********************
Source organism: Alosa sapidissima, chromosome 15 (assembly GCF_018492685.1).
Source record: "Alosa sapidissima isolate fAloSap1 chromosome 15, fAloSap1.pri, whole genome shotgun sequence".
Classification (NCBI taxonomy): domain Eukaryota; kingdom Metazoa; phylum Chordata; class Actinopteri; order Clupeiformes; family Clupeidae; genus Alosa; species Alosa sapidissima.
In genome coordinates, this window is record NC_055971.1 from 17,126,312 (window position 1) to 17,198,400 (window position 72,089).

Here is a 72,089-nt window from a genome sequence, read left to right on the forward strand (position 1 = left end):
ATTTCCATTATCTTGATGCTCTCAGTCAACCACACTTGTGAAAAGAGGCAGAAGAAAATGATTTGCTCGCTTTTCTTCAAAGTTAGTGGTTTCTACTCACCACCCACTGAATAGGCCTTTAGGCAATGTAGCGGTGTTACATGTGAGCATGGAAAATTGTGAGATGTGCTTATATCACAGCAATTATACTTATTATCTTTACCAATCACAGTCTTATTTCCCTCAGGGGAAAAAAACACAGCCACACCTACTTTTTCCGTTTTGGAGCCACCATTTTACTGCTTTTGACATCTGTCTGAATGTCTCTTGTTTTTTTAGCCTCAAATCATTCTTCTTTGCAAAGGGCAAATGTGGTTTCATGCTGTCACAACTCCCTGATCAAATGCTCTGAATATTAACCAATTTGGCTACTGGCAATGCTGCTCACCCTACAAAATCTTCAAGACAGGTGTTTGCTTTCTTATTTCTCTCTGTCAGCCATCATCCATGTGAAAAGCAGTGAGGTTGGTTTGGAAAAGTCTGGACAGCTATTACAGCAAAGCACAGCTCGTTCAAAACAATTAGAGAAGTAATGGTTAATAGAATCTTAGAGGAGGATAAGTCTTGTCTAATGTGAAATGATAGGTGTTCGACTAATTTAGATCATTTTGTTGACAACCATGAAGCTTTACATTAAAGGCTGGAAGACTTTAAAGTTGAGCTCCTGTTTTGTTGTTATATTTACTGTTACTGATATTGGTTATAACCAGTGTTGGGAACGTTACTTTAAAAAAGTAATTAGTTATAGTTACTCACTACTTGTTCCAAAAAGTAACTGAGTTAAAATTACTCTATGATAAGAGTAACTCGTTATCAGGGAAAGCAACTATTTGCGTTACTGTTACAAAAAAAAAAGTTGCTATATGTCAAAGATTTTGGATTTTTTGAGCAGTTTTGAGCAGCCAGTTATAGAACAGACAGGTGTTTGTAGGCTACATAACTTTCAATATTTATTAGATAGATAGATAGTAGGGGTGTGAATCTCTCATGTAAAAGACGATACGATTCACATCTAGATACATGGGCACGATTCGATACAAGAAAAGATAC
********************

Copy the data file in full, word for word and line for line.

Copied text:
Source organism: Alosa sapidissima, chromosome 15 (assembly GCF_018492685.1).
Source record: "Alosa sapidissima isolate fAloSap1 chromosome 15, fAloSap1.pri, whole genome shotgun sequence".
Classification (NCBI taxonomy): domain Eukaryota; kingdom Metazoa; phylum Chordata; class Actinopteri; order Clupeiformes; family Clupeidae; genus Alosa; species Alosa sapidissima.
In genome coordinates, this window is record NC_055971.1 from 17,126,312 (window position 1) to 17,198,400 (window position 72,089).

Here is a 72,089-nt window from a genome sequence, read left to right on the forward strand (position 1 = left end):
ATTTCCATTATCTTGATGCTCTCAGTCAACCACACTTGTGAAAAGAGGCAGAAGAAAATGATTTGCTCGCTTTTCTTCAAAGTTAGTGGTTTCTACTCACCACCCACTGAATAGGCCTTTAGGCAATGTAGCGGTGTTACATGTGAGCATGGAAAATTGTGAGATGTGCTTATATCACAGCAATTATACTTATTATCTTTACCAATCACAGTCTTATTTCCCTCAGGGGAAAAAAACACAGCCACACCTACTTTTTCCGTTTTGGAGCCACCATTTTACTGCTTTTGACATCTGTCTGAATGTCTCTTGTTTTTTTAGCCTCAAATCATTCTTCTTTGCAAAGGGCAAATGTGGTTTCATGCTGTCACAACTCCCTGATCAAATGCTCTGAATATTAACCAATTTGGCTACTGGCAATGCTGCTCACCCTACAAAATCTTCAAGACAGGTGTTTGCTTTCTTATTTCTCTCTGTCAGCCATCATCCATGTGAAAAGCAGTGAGGTTGGTTTGGAAAAGTCTGGACAGCTATTACAGCAAAGCACAGCTCGTTCAAAACAATTAGAGAAGTAATGGTTAATAGAATCTTAGAGGAGGATAAGTCTTGTCTAATGTGAAATGATAGGTGTTCGACTAATTTAGATCATTTTGTTGACAACCATGAAGCTTTACATTAAAGGCTGGAAGACTTTAAAGTTGAGCTCCTGTTTTGTTGTTATATTTACTGTTACTGATATTGGTTATAACCAGTGTTGGGAACGTTACTTTAAAAAAGTAATTAGTTATAGTTACTCACTACTTGTTCCAAAAAGTAACTGAGTTAAAATTACTCTATGATAAGAGTAACTCGTTATCAGGGAAAGCAACTATTTGCGTTACTGTTACAAAAAAAAAAGTTGCTATATGTCAAAGATTTTGGATTTTTTGAGCAGTTTTGAGCAGCCAGTTATAGAACAGACAGGTGTTTGTAGGCTACATAACTTTCAATATTTATTAGATAGATAGATAGTAGGGGTGTGAATCTCTCATGTAAAAGACGATACGATTCACATCTAGATACATGGGCACGATTCGATACAAGAAAAGATAC